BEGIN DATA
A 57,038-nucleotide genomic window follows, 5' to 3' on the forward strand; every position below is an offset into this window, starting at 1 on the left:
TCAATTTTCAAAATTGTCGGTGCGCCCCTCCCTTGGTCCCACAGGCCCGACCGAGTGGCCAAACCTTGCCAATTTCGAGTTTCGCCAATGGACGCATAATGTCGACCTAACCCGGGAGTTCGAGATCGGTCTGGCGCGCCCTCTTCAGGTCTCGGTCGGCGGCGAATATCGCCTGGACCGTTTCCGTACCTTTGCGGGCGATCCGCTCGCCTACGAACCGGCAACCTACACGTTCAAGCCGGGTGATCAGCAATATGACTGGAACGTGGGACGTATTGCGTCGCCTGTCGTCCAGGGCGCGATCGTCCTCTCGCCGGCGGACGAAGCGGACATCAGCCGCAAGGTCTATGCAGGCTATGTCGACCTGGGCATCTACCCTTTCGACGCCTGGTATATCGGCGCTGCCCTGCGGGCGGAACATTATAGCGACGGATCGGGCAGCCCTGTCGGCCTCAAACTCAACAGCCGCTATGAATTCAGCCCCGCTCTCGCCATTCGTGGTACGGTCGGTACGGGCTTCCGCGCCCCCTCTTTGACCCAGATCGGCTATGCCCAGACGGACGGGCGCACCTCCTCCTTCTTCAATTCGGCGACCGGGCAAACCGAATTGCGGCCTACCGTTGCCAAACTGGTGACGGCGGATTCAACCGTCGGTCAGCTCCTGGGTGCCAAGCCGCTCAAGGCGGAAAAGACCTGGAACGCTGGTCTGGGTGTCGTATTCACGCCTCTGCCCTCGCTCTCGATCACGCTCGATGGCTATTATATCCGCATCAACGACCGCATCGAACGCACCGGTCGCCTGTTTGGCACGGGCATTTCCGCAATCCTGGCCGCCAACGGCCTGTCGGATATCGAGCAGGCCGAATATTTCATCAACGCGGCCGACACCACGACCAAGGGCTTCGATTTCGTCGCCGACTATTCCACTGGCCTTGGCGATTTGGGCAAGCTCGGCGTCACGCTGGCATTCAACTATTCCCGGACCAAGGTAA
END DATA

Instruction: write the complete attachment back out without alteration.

A 57,038-nucleotide genomic window follows, 5' to 3' on the forward strand; every position below is an offset into this window, starting at 1 on the left:
TCAATTTTCAAAATTGTCGGTGCGCCCCTCCCTTGGTCCCACAGGCCCGACCGAGTGGCCAAACCTTGCCAATTTCGAGTTTCGCCAATGGACGCATAATGTCGACCTAACCCGGGAGTTCGAGATCGGTCTGGCGCGCCCTCTTCAGGTCTCGGTCGGCGGCGAATATCGCCTGGACCGTTTCCGTACCTTTGCGGGCGATCCGCTCGCCTACGAACCGGCAACCTACACGTTCAAGCCGGGTGATCAGCAATATGACTGGAACGTGGGACGTATTGCGTCGCCTGTCGTCCAGGGCGCGATCGTCCTCTCGCCGGCGGACGAAGCGGACATCAGCCGCAAGGTCTATGCAGGCTATGTCGACCTGGGCATCTACCCTTTCGACGCCTGGTATATCGGCGCTGCCCTGCGGGCGGAACATTATAGCGACGGATCGGGCAGCCCTGTCGGCCTCAAACTCAACAGCCGCTATGAATTCAGCCCCGCTCTCGCCATTCGTGGTACGGTCGGTACGGGCTTCCGCGCCCCCTCTTTGACCCAGATCGGCTATGCCCAGACGGACGGGCGCACCTCCTCCTTCTTCAATTCGGCGACCGGGCAAACCGAATTGCGGCCTACCGTTGCCAAACTGGTGACGGCGGATTCAACCGTCGGTCAGCTCCTGGGTGCCAAGCCGCTCAAGGCGGAAAAGACCTGGAACGCTGGTCTGGGTGTCGTATTCACGCCTCTGCCCTCGCTCTCGATCACGCTCGATGGCTATTATATCCGCATCAACGACCGCATCGAACGCACCGGTCGCCTGTTTGGCACGGGCATTTCCGCAATCCTGGCCGCCAACGGCCTGTCGGATATCGAGCAGGCCGAATATTTCATCAACGCGGCCGACACCACGACCAAGGGCTTCGATTTCGTCGCCGACTATTCCACTGGCCTTGGCGATTTGGGCAAGCTCGGCGTCACGCTGGCATTCAACTATTCCCGGACCAAGGTAA